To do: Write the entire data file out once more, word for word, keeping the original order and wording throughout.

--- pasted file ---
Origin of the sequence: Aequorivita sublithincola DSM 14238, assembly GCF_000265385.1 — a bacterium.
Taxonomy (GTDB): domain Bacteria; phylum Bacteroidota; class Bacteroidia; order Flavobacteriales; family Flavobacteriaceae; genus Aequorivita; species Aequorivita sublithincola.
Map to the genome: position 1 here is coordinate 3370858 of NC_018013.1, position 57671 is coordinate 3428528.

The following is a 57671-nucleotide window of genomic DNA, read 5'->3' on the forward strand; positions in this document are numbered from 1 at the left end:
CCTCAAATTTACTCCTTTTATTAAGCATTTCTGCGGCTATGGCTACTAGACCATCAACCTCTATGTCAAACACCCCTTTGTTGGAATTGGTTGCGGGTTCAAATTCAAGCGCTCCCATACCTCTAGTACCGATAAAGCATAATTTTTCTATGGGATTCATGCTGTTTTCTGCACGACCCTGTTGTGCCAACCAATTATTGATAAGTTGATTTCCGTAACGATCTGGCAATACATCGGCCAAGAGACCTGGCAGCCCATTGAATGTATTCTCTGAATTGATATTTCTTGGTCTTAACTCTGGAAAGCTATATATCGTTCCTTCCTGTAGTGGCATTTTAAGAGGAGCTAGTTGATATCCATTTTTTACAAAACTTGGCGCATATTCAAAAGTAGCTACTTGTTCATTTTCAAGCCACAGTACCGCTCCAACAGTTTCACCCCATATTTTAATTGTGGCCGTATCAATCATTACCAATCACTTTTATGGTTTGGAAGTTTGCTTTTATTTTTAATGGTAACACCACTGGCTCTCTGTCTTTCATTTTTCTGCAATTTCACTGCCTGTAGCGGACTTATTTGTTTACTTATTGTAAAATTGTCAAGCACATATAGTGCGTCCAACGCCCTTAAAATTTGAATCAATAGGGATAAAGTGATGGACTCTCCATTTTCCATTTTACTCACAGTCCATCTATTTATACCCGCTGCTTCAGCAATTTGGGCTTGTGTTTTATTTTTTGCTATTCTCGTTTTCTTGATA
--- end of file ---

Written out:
Origin of the sequence: Aequorivita sublithincola DSM 14238, assembly GCF_000265385.1 — a bacterium.
Taxonomy (GTDB): domain Bacteria; phylum Bacteroidota; class Bacteroidia; order Flavobacteriales; family Flavobacteriaceae; genus Aequorivita; species Aequorivita sublithincola.
Map to the genome: position 1 here is coordinate 3370858 of NC_018013.1, position 57671 is coordinate 3428528.

The following is a 57671-nucleotide window of genomic DNA, read 5'->3' on the forward strand; positions in this document are numbered from 1 at the left end:
CCTCAAATTTACTCCTTTTATTAAGCATTTCTGCGGCTATGGCTACTAGACCATCAACCTCTATGTCAAACACCCCTTTGTTGGAATTGGTTGCGGGTTCAAATTCAAGCGCTCCCATACCTCTAGTACCGATAAAGCATAATTTTTCTATGGGATTCATGCTGTTTTCTGCACGACCCTGTTGTGCCAACCAATTATTGATAAGTTGATTTCCGTAACGATCTGGCAATACATCGGCCAAGAGACCTGGCAGCCCATTGAATGTATTCTCTGAATTGATATTTCTTGGTCTTAACTCTGGAAAGCTATATATCGTTCCTTCCTGTAGTGGCATTTTAAGAGGAGCTAGTTGATATCCATTTTTTACAAAACTTGGCGCATATTCAAAAGTAGCTACTTGTTCATTTTCAAGCCACAGTACCGCTCCAACAGTTTCACCCCATATTTTAATTGTGGCCGTATCAATCATTACCAATCACTTTTATGGTTTGGAAGTTTGCTTTTATTTTTAATGGTAACACCACTGGCTCTCTGTCTTTCATTTTTCTGCAATTTCACTGCCTGTAGCGGACTTATTTGTTTACTTATTGTAAAATTGTCAAGCACATATAGTGCGTCCAACGCCCTTAAAATTTGAATCAATAGGGATAAAGTGATGGACTCTCCATTTTCCATTTTACTCACAGTCCATCTATTTATACCCGCTGCTTCAGCAATTTGGGCTTGTGTTTTATTTTTTGCTATTCTCGTTTTCTTGATA